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Wellness Dentistry: Connecting Oral Health with General Health

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When a dentist who is practicing in a crowded market has a five-month waitlist for new patients, you know they must be doing something right. Dr. Katie To, a cosmetic and wellness dentist and founder of the Center for Integrative Wellness and Cosmetic Dentistry in Katy, Texas, is in this enviable position. What is Dr. To’s “secret sauce”? It’s her focus on wellness dentistry.


What is wellness dentistry?

Although many people are unaware of this field, wellness dentistry has actually been around for a long time. Simply put, wellness dentistry is connecting oral health with the whole body, i.e. with general health. Instead of just looking at teeth, wellness dentists consider the person’s overall health and lifestyle.

“Wellness dentistry is really good, solid dentistry,” says Dr. To. “It’s not alternative dentistry. It’s not about ‘no X-rays and no antibiotics.’ It’s not that. Wellness dentists focus on the healthy lifestyle, and testing that is more than just checking for the cavity. We don’t want to be a tooth doctor. We want to be an oral health expert – and that’s what wellness dentists are.”

What this means, for example, is that if a patient comes in with a cavity, you’re not just talking about flossing and brushing. After all, a lot of patients who floss and brush still have cavities. With wellness dentistry you’re also discussing nutrition, sleep, mal-breathing, nasal breathing and more. What are they eating? What are they drinking? Are they on a heavy inflammation diet? Is dehydration causing the body and saliva to be acidic? Is their job so stressful that it has made them acidic, and now nothing’s going to last in that oral environment? What is behind that cavity?


Wellness dentistry impacts your entire approach to dentistry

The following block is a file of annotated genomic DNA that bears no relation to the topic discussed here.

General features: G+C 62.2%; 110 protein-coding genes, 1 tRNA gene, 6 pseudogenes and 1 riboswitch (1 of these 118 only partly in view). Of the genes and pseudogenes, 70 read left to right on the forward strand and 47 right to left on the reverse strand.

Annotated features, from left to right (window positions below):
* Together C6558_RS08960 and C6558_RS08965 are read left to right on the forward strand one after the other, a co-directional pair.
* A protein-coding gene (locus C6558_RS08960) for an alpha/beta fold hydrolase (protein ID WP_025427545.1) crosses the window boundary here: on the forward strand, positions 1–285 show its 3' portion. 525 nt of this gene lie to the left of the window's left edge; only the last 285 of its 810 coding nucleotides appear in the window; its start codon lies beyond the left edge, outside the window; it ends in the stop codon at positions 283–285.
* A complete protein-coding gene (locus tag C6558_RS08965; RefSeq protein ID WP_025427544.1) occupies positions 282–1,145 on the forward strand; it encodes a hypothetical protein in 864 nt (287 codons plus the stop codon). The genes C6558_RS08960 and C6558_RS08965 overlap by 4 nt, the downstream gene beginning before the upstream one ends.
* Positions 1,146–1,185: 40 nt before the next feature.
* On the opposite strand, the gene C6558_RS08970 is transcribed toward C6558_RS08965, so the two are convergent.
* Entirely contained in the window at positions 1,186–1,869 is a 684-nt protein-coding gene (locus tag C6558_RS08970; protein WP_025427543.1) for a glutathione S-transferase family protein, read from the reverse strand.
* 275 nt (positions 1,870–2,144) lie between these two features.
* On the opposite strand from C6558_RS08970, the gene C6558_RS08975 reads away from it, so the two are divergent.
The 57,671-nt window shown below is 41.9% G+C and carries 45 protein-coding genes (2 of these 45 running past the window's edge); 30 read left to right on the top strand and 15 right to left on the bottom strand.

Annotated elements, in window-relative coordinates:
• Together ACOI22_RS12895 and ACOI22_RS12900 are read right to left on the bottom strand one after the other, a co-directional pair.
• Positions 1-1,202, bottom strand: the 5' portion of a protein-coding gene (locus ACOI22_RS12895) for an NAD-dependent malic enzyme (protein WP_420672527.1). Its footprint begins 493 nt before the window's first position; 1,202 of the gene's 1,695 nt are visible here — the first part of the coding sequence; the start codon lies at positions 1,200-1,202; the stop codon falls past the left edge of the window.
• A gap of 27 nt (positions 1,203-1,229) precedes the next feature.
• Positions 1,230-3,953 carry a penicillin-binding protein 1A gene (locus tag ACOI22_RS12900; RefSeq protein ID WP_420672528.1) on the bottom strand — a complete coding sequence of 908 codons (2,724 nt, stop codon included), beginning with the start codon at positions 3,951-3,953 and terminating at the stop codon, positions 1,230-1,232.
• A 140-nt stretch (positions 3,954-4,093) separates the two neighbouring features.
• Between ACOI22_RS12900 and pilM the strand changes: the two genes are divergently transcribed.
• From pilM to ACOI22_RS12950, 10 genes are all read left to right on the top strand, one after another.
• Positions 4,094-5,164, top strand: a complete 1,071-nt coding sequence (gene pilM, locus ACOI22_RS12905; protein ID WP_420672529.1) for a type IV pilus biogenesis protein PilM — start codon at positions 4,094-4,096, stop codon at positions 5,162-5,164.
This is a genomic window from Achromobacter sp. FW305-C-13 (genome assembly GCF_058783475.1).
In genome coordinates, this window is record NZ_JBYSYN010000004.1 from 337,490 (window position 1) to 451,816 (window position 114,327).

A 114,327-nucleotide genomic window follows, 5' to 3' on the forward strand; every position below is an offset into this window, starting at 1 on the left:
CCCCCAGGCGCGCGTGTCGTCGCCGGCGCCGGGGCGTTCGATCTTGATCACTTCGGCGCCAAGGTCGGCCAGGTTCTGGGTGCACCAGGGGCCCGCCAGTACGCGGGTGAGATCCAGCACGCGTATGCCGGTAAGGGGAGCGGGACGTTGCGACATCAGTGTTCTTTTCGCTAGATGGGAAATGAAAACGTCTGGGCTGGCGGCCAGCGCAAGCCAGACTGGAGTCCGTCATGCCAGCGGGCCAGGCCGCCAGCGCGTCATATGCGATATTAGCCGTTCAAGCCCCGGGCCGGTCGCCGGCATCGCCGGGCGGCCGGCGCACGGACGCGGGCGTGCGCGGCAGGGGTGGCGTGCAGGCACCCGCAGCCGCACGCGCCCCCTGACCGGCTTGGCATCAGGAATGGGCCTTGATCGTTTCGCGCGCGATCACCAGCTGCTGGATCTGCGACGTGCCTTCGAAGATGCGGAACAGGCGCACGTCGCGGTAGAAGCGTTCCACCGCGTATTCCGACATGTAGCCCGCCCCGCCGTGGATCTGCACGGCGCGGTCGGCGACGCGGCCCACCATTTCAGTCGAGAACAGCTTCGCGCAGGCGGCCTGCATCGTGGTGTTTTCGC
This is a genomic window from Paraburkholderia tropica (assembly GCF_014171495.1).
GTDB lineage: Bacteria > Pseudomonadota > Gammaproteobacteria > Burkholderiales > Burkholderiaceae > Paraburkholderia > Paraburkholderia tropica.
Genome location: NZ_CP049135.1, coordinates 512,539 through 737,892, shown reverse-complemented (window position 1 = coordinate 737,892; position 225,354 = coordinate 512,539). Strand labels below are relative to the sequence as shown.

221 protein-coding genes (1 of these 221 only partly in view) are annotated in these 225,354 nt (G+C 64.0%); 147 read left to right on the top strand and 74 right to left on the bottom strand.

For Dr. To, addressing patient wellness begins before the patient is even seen, with the intake forms. “We ask about their hydration, their nutrition, their sleep,” she shares. “We even ask about their bowel movements, how often that is, because that also affects a person’s toxicity and acidic level. Wellness starts from the first visit.”

With wellness dentistry you’re not just asking different questions. You’re also running different tests. For example, Dr. To notes, “we’re also looking at their saliva acidic paper test, then the pH test, including looking at the slide under the microscope which might reveal high-risk bacteria. This is important information as it relates to the connection between oral and systemic health. Then we evaluate everything based on the risk assessment.”


Getting the patient on board requires education

When you ask patients about their goals, most will say that they want to keep their teeth for the rest of their lives. They want to look good. They want to eat and chew comfortably. They want to avoid emergencies and pain. They also want to enjoy good health overall.

It’s up to you to help your patients make the connection between their lifestyle choices, their oral health and their general health. Talk about the research that shows how bacteria from the mouth affects the brain and heart. Explain the impact that their habits may be having on them. Show them images of what’s going on in their mouth. Share what you’re seeing under the microscope. Talk about the ways that their oral health may be impacting the rest of their body.